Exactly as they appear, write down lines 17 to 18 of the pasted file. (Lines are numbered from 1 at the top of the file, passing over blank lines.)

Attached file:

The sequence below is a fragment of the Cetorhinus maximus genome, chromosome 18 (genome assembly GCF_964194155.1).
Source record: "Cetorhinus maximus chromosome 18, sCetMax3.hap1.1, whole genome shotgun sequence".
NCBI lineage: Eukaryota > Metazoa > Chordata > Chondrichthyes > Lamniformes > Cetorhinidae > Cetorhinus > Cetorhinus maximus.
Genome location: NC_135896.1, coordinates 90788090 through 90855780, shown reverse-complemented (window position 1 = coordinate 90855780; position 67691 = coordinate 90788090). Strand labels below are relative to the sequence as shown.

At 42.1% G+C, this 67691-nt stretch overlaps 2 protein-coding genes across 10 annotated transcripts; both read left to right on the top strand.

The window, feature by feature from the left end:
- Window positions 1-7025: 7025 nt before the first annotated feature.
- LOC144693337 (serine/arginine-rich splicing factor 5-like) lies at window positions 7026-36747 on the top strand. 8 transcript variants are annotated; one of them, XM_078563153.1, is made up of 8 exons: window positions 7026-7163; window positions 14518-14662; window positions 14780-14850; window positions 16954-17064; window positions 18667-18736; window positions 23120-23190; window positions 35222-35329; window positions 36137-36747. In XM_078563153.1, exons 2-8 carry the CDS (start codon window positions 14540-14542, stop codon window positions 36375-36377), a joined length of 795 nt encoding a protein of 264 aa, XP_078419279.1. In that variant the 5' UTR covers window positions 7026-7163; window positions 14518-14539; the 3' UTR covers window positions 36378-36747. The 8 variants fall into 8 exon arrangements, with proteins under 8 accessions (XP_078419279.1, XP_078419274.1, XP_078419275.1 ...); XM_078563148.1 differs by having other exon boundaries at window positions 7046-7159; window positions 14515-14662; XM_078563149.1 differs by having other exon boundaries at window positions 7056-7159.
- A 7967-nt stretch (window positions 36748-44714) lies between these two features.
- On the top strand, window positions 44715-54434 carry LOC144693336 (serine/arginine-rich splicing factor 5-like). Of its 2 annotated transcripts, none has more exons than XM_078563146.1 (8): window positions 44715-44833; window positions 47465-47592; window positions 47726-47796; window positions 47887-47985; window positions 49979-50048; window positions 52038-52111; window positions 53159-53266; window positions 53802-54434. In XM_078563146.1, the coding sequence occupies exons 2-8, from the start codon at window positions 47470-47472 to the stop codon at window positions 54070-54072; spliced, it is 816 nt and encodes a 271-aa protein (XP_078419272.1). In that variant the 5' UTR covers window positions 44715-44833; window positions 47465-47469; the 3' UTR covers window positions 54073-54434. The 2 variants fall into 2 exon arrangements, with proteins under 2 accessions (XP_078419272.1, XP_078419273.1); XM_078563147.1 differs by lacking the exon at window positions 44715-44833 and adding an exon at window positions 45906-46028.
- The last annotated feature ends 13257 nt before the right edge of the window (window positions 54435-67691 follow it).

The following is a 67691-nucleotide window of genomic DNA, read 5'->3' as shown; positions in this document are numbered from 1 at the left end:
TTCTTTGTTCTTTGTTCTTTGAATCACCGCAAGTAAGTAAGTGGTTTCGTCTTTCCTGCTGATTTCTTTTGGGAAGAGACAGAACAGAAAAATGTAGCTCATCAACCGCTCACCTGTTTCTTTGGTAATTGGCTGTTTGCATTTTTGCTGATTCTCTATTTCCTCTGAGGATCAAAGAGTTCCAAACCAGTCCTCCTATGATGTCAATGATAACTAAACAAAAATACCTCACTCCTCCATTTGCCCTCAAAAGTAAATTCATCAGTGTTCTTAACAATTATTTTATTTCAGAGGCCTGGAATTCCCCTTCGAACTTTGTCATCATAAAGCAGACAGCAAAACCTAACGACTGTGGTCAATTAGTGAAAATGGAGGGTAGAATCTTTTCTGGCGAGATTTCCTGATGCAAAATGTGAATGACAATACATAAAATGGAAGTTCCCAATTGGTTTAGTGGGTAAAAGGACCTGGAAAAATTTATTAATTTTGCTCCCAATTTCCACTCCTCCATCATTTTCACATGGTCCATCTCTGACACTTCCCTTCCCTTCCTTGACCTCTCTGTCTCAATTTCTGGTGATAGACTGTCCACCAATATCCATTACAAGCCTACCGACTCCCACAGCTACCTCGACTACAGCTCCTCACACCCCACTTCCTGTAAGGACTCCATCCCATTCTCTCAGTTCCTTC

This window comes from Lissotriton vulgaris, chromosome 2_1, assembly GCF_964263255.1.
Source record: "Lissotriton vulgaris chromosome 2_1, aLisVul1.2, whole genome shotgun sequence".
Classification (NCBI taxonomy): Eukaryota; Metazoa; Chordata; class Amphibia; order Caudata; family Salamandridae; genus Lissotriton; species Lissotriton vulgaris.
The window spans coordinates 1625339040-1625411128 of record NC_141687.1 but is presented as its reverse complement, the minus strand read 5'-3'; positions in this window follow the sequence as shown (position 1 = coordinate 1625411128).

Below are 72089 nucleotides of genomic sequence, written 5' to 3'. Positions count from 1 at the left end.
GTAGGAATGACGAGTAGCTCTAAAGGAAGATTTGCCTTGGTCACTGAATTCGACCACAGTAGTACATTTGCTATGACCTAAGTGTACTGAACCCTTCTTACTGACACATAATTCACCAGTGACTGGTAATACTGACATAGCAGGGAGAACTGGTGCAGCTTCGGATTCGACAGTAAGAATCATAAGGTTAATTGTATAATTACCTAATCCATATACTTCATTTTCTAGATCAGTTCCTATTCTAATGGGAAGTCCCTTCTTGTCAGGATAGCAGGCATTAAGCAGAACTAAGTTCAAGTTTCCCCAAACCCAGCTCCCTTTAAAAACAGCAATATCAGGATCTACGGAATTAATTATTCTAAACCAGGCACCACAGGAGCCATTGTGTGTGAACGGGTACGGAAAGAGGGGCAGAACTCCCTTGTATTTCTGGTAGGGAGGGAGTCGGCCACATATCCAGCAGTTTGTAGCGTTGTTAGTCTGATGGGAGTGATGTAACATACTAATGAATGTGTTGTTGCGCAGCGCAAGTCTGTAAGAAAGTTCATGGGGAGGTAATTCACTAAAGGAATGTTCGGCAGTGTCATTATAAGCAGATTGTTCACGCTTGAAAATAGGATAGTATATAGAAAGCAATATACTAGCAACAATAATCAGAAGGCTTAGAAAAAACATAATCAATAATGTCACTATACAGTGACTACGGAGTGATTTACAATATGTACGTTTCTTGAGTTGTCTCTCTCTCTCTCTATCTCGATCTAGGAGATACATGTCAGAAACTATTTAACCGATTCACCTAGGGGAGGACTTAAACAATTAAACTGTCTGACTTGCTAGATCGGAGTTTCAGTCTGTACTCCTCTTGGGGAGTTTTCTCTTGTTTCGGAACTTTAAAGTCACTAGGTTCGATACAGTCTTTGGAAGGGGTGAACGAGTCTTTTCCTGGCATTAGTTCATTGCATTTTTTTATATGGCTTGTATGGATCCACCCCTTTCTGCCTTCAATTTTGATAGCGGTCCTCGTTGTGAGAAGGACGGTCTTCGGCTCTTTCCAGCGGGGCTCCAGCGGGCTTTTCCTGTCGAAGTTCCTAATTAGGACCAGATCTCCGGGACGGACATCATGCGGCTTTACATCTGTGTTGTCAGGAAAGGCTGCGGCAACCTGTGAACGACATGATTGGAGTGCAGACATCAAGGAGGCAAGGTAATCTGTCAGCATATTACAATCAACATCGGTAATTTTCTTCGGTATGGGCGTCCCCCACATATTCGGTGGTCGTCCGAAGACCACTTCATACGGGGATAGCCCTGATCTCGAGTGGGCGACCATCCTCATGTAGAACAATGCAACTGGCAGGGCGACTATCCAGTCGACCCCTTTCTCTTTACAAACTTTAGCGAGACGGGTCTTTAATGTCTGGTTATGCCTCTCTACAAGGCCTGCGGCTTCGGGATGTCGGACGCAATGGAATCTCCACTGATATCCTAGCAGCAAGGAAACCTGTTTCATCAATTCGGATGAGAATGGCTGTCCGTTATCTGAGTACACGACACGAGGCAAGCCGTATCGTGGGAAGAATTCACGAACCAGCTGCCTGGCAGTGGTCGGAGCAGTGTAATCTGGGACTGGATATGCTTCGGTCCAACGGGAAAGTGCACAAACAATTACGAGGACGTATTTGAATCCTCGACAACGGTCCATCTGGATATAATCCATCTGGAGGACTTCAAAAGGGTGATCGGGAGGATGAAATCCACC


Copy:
The window spans coordinates 1625339040-1625411128 of record NC_141687.1 but is presented as its reverse complement, the minus strand read 5'-3'; positions in this window follow the sequence as shown (position 1 = coordinate 1625411128).

Below are 72089 nucleotides of genomic sequence, written 5' to 3'. Positions count from 1 at the left end.